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The Social Network is About Social Upheaval. Forget Everything Else.

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There is a wide backlash from new media professionals about The Social Network. Jose Antonio Vargas says that the movie shows how much Hollywood doesn't understand Silicon Valley. Jeff Jarvis thinks it vilifies nerds and is the new "anti-geek movie." People who want absolute allegiance to the "truth" of Facebook's founding are offended by the dramatization of it all, although nobody actually knows the truth.

After seeing the movie last night, I take those criticisms to heart. But I didn't enjoy the movie for any of those points. IMHO, the movie speaks to this generation's definition of the new media industry more than anything else.

The Social Network is about social upheaval in the digital age. It's about the ability of a new media class to deconstruct centuries worth of privilege and access that would've won in every other generation but now.

The Winkelvoss twins had an idea. But they didn't have the intellectual capacity to execute that idea. They fell back on the assumption they can just buy off a "code monkey" with the trappings of the social structure that has defined paths to power since social structures existed.

In the new media age, the communications industry will be defined by people who not only have an idea, but the ability to execute them. In the world of code, democratized media production through video equipment and photoshop, the ones who have both ideas and skill sets will always trump the ones who have just one or the other.

Mark Zuckerberg is a visionary and a coder. The Winklevoss twins? They're just wannabe middle men. That's what makes Zuckerberg so dangerous to the established media industry - an industry full of old middle men who don't have a clue on how to execute the ideas they talk about. The ability of a guy with ideas who can translate them through code is why he can make Facemash in a night while drunk - while the Winklevoss twins wait cluelessly for over a month for any word from him. It's the ability to have an idea, say it, execute it immediately, and change the way we think - big or small.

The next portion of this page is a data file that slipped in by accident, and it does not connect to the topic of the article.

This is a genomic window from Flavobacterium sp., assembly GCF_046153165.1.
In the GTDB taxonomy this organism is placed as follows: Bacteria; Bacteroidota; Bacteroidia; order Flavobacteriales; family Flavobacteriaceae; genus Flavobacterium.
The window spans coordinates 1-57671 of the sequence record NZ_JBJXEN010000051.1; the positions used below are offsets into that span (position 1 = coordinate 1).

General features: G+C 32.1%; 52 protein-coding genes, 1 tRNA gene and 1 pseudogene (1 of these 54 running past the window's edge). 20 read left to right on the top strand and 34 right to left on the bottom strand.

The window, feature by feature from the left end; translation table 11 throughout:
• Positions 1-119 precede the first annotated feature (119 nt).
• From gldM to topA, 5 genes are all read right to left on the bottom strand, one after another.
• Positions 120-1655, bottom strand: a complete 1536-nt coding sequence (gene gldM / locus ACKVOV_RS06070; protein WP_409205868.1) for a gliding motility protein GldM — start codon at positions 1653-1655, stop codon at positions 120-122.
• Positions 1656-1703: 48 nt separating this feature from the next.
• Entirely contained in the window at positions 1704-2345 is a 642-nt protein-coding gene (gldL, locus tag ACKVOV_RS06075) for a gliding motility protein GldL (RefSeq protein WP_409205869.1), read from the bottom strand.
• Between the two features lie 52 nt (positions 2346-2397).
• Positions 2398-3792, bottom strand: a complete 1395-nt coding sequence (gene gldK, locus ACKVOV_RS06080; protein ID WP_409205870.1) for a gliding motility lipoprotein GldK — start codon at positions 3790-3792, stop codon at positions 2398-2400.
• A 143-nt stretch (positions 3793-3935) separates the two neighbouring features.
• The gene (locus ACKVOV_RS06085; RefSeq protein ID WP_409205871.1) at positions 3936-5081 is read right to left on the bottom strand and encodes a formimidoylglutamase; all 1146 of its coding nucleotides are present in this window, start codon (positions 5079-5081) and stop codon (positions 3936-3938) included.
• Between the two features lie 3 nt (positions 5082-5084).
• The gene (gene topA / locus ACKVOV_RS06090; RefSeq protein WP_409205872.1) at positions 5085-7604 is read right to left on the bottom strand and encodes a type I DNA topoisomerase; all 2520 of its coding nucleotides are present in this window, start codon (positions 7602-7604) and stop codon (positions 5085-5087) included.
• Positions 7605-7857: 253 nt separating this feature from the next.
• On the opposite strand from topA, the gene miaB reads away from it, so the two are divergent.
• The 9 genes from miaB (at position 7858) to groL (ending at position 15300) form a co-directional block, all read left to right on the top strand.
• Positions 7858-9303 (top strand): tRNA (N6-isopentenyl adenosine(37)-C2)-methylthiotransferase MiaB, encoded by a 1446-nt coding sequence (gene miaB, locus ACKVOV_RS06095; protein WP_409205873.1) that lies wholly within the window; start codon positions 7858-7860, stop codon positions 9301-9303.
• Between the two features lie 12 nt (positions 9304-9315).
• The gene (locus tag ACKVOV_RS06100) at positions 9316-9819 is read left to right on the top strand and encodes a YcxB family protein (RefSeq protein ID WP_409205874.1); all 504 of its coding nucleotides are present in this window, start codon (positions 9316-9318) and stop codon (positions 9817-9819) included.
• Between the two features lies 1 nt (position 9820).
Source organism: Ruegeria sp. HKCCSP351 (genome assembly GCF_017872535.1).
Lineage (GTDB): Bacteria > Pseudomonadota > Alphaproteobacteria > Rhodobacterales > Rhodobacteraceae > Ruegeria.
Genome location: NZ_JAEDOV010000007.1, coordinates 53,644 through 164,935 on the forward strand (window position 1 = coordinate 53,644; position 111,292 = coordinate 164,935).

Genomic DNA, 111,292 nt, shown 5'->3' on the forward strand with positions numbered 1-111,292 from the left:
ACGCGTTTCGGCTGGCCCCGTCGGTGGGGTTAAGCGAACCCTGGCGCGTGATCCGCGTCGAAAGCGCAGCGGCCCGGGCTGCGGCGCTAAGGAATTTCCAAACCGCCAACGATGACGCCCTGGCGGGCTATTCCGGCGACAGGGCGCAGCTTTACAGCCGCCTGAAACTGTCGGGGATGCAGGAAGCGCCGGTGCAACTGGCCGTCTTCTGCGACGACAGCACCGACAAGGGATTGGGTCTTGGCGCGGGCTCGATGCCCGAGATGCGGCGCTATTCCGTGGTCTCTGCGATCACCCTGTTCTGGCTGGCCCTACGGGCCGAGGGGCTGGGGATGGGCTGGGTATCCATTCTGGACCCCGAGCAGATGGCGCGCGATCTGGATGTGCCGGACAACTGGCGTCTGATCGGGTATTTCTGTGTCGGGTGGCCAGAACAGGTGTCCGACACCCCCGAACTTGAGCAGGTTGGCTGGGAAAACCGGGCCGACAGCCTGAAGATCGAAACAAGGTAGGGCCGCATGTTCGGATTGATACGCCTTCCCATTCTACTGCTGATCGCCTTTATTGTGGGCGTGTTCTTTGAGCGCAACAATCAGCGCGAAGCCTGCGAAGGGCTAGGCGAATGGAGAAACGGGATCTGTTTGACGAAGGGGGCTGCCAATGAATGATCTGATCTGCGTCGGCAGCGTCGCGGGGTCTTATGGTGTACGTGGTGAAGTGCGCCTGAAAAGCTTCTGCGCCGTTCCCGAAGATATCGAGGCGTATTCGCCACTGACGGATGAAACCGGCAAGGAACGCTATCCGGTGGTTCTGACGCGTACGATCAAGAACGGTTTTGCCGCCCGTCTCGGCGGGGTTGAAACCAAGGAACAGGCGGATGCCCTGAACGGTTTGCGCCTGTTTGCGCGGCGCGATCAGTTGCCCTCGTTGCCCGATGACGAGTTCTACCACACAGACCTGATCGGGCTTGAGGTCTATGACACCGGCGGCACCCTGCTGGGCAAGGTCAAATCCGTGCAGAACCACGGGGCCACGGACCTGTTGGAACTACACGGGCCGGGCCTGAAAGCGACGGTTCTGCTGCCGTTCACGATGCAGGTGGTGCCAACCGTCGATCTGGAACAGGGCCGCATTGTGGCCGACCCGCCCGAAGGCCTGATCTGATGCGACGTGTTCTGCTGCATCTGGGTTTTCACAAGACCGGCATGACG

It's why the Columbia School of Journalism is teaching the next journalists how to use flipcams, photoshop, flash and coding. It's why the ambitious ones in this new generation don't just have an idea and say "OK I got an idea, but I'm too lazy to learn how to execute it." They know they have to do both, or else they're completely left behind.

As for the whole "social media was created by socially awkward people who couldn't make friends in real life" theme, who cares? Even if that's true, how does it affect the way we use social media now? Almost 10 years later, do the first generation of political bloggers still define politics online today? No. Because everyone's online now. The 500 million people who use Facebook everyday define the way it works - not the ones who created it. It's a great story, but it's a story.

At the end of the day, the movie captures the vernacular of the digital native generation. It's how we talk. It's how we think. It captures of the zeitgeist of our lives today. If this decade is the Facebook decade, then this is the movie of the decade.

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